STOLEN SCIENCE, by Ella Schwartz and Gaby D’Alessandro, Bloomsbury Children’s Books, Aug. 31, 2021, Hardcover, $21.99 (ages 9 and up)
Stolen Science, by Ella Schwartz and illustrated by Gaby D’Alessandro, brings together the stories of uncredited scientists and inventors throughout the ages.
Over the centuries, women, people from underrepresented communities, and immigrants overcame prejudices and social obstacles to make remarkable discoveries in science — but they weren’t the ones to receive credit in history books. People with more power, money, and prestige were remembered as the inventor of the telephone, the scientists who decoded the structure of DNA, and the doctor who discovered the cause of yellow fever. This book aims to set the record straight and celebrate the nearly forgotten inventors and scientists who shaped our world today. —Synopsis provided by Bloomsbury Children’s Books
From an unrecognized woman paleontologist and the man who actually invented the telephone to the man who unlocked the secrets of yellow fever and the woman who discovered the roles of XX and XY chromosomes, Stolen Science features 13 amazing scientists and inventors.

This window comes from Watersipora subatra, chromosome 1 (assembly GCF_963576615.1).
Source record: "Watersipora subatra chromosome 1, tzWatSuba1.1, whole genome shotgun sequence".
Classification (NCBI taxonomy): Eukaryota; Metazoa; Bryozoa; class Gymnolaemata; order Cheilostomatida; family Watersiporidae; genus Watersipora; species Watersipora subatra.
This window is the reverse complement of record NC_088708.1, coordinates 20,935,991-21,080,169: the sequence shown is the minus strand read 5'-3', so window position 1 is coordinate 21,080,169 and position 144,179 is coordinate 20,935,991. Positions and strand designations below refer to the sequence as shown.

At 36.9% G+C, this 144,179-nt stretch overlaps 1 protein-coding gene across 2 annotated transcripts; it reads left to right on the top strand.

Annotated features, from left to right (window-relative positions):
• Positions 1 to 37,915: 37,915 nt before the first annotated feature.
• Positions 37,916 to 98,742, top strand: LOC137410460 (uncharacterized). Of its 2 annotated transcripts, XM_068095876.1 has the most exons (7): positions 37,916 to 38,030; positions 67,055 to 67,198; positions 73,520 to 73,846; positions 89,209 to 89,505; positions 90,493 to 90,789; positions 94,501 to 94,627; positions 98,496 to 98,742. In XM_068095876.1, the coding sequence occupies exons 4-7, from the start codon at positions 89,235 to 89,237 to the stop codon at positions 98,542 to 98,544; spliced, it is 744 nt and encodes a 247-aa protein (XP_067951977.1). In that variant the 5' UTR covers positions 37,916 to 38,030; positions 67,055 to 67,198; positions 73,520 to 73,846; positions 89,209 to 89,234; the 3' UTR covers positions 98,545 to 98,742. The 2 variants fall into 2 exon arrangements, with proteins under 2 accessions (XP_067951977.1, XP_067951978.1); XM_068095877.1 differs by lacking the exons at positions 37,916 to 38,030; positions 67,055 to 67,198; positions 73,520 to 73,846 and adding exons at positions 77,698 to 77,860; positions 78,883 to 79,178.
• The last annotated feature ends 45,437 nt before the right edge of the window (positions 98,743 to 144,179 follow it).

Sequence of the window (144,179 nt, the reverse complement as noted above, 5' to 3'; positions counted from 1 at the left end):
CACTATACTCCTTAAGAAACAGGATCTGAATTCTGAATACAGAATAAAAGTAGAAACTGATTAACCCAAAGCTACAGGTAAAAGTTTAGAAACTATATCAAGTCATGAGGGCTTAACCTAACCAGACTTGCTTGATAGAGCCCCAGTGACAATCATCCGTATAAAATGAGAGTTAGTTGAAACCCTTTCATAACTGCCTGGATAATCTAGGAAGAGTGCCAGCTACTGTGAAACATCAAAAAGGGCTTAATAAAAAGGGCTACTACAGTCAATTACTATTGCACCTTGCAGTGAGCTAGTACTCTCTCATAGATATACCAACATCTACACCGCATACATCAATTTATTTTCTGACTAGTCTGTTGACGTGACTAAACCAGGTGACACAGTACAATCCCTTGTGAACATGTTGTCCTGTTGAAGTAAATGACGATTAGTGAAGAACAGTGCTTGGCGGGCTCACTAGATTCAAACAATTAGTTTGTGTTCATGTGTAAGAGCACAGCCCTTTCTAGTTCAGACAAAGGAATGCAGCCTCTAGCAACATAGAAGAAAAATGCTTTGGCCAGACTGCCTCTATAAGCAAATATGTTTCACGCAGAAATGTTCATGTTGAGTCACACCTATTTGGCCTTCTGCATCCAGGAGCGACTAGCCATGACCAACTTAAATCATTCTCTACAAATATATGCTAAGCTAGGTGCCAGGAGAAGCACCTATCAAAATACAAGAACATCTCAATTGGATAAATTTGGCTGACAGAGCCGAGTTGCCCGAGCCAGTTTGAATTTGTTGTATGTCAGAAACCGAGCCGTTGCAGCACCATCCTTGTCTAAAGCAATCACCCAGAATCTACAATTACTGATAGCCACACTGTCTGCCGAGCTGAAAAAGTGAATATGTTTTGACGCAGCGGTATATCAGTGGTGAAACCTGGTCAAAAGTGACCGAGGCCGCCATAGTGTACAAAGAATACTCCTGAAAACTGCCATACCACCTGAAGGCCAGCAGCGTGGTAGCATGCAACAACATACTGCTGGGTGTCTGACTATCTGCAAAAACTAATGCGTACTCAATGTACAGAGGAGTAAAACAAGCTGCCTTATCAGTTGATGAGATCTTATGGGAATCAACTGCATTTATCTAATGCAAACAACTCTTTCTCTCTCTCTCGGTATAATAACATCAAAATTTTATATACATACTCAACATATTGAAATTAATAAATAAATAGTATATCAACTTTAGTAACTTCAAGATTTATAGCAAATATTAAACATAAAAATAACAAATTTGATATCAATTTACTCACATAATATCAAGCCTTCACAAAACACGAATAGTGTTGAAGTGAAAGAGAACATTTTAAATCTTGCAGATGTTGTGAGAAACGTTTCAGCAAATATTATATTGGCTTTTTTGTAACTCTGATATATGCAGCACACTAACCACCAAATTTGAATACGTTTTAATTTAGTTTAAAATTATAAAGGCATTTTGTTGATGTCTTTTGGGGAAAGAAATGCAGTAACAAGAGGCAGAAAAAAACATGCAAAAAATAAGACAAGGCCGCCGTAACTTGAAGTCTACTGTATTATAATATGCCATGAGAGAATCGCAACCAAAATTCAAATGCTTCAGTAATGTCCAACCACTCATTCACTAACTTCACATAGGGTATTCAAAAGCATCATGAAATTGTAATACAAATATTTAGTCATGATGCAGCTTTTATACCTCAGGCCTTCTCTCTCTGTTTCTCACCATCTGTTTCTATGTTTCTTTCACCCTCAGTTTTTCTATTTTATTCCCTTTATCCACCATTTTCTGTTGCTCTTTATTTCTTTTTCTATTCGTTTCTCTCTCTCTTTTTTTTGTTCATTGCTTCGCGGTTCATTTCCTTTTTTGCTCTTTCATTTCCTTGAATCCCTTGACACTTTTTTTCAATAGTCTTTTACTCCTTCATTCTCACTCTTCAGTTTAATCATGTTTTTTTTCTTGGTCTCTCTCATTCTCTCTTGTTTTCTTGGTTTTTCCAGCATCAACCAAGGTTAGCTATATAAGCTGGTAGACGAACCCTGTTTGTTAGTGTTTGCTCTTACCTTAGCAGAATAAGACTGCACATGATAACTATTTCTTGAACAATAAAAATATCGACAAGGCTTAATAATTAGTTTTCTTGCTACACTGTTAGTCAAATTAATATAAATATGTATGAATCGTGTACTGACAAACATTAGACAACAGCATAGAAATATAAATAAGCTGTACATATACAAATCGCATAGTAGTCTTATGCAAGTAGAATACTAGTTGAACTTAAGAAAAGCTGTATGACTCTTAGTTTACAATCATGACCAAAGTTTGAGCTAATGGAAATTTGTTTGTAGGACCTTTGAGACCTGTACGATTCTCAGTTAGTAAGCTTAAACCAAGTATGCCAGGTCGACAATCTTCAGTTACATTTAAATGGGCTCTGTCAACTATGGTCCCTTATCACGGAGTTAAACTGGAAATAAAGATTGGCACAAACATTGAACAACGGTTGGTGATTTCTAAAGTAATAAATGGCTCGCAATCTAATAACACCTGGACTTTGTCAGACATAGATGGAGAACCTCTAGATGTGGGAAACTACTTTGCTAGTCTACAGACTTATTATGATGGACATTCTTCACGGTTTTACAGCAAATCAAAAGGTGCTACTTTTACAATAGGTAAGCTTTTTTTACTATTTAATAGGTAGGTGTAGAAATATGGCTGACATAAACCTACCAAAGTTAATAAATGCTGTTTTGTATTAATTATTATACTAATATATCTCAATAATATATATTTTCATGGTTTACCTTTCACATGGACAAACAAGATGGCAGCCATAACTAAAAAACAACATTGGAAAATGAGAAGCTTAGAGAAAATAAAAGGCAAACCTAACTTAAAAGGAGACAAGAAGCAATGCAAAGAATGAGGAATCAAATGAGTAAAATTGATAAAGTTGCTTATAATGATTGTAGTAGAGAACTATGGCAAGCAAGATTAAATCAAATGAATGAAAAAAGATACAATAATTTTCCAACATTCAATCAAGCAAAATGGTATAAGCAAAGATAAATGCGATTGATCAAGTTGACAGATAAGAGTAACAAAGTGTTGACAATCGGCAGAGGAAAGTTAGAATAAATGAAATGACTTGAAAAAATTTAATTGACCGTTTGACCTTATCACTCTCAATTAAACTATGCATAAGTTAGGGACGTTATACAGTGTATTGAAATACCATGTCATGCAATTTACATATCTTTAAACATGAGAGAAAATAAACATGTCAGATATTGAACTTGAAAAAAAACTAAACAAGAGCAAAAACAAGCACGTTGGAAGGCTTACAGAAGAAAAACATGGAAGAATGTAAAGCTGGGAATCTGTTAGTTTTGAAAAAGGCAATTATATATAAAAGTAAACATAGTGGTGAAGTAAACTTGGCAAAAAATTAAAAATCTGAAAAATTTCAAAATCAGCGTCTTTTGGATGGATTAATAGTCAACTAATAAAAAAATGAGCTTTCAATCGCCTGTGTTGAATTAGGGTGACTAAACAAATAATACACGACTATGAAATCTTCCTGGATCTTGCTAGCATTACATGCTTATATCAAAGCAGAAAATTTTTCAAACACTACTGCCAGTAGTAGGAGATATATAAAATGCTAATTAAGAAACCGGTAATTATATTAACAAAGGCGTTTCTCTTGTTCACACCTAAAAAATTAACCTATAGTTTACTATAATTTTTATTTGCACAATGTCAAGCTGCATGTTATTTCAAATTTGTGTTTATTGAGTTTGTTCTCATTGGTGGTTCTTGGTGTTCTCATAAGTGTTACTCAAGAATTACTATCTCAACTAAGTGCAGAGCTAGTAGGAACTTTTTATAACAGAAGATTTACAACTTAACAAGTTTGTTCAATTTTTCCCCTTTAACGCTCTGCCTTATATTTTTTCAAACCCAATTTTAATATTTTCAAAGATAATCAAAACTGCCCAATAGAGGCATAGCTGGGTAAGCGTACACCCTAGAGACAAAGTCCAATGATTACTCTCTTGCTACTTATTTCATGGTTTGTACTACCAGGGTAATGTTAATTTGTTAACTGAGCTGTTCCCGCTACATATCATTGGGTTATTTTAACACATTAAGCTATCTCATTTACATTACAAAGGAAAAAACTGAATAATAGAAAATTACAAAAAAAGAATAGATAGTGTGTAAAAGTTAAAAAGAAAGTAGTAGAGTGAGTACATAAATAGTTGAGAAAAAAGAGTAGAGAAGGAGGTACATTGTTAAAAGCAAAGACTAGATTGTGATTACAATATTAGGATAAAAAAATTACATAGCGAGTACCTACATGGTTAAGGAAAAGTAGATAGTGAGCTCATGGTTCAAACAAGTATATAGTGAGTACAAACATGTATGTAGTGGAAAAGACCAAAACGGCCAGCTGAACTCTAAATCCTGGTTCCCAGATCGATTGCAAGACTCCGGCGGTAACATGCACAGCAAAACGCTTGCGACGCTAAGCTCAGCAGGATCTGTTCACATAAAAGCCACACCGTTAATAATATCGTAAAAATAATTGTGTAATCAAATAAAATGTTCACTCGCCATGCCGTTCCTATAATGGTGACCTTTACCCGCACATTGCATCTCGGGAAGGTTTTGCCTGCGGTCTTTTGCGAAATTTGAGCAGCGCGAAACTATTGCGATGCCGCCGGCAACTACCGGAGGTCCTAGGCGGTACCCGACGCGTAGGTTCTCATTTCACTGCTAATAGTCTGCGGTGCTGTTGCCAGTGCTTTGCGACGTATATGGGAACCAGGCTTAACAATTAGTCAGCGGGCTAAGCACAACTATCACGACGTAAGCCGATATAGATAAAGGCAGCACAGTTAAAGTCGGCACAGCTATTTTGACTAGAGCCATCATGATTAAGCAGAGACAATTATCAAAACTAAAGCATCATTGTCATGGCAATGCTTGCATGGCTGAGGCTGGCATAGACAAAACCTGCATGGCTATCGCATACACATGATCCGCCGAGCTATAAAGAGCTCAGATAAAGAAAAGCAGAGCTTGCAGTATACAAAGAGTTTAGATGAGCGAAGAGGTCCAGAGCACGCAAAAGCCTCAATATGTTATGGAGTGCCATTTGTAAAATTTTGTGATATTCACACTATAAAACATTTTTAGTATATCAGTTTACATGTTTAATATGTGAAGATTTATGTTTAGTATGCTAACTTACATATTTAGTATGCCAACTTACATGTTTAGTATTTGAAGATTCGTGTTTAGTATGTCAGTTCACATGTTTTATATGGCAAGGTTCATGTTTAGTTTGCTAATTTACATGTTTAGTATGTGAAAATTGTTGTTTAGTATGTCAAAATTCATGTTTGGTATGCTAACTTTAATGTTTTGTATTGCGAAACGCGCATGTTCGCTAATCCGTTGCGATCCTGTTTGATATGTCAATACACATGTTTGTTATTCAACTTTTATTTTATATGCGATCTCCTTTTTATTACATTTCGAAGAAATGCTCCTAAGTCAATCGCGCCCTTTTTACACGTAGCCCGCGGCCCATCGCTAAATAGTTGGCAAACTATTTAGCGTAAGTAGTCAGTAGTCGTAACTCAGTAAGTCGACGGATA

Each chapter spans only a few pages — the book is 122 pages long —but features a wealth of information. Not only is there an interesting and engaging biography for each person, but a section that further explains “What’s the science?” Beautifully intricate images by Gaby D’Alessandro go beyond simple portraits, with each hinting at the discoveries in store.
Stolen Science is fascinating look at some of the movers and shakers overlooked by history. Though intended for middle-readers, it’s a book that should appeal to young adults and adults, too. It will be included on my holiday gift guide at the end of November.
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